JFace is a UI toolkit with classes for handling many common UI programming tasks. JFace is window-system-independent in both its API and implementation, and is designed to work with SWT without hiding it. JFace includes the usual UI toolkit components of image and font registries, text, dialog, preference and wizard frameworks, and progress reporting for long running operations. Two of its more interesting features are actions and viewers. The action mechanism allows user commands to be defined independently from their exact whereabouts in the UI. Viewers are model based adapters for certain SWT widgets, simplifying the presentation of application data structured as lists, tables or trees.
New in Eclipse 3.2 is the JFace data binding framework. Data binding allows linking UI elements and models so that users can edit or view the data in the model. The framework makes it easy to connect data sources to widgets such as text fields, combos, tables and trees, for viewing and editing. Using it relieves developers from writing and registering listeners with widgets and model objects.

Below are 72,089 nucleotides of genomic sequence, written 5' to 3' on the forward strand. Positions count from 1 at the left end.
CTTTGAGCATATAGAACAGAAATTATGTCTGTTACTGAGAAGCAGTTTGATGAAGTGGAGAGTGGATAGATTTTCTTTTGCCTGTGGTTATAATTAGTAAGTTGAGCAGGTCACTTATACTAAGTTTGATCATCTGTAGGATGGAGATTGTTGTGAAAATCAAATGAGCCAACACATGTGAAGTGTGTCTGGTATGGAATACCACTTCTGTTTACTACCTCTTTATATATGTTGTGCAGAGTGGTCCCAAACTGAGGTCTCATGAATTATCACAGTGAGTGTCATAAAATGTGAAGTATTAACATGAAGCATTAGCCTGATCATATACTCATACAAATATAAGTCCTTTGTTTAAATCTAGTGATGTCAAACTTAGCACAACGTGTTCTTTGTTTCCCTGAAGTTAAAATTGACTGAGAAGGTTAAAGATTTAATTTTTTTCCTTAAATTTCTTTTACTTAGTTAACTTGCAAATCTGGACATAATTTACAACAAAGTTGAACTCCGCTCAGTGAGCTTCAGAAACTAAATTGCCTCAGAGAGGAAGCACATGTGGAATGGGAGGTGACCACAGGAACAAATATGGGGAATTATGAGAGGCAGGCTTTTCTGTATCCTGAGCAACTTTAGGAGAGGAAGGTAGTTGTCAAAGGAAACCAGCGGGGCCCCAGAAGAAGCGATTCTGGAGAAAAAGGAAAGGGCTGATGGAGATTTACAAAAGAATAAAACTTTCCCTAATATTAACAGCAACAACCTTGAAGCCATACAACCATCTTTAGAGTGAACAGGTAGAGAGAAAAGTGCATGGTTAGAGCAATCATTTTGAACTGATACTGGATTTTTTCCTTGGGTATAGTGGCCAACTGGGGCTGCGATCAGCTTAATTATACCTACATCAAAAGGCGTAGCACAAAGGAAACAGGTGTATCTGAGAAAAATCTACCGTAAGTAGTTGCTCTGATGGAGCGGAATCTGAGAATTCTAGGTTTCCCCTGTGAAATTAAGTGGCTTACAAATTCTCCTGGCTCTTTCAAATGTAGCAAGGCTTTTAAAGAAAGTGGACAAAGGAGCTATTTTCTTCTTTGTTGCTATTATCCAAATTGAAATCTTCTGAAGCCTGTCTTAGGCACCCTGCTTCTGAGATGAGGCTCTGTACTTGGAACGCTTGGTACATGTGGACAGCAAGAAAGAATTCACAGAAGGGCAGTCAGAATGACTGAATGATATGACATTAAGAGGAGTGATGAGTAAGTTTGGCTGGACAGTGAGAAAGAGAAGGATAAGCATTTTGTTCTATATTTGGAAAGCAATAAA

- Platform UI home page
- Plug-in Developer's Guide: JFace
- Workbench and JFace Articles
- JFace code snippets
Using JFace outside the Eclipse platform
JFace can be used in standalone SWT+JFace apps, without requiring the Eclipse Runtime or other parts of the Eclipse Platform. This was made easier to do in 3.2, with the only prerequisites for JFace being reduced to SWT, the new org.eclipse.equinox.common plug-in, and org.eclipse.core.commands plug-in.
For more details, see Bug 49497.
In 3.3 an optional dependency on the org.osgi.framework package was added which is defined in the org.eclipse.osgi. If this plug-in is absent JFace will continue to function but without the benefit of internationalization support for it's images.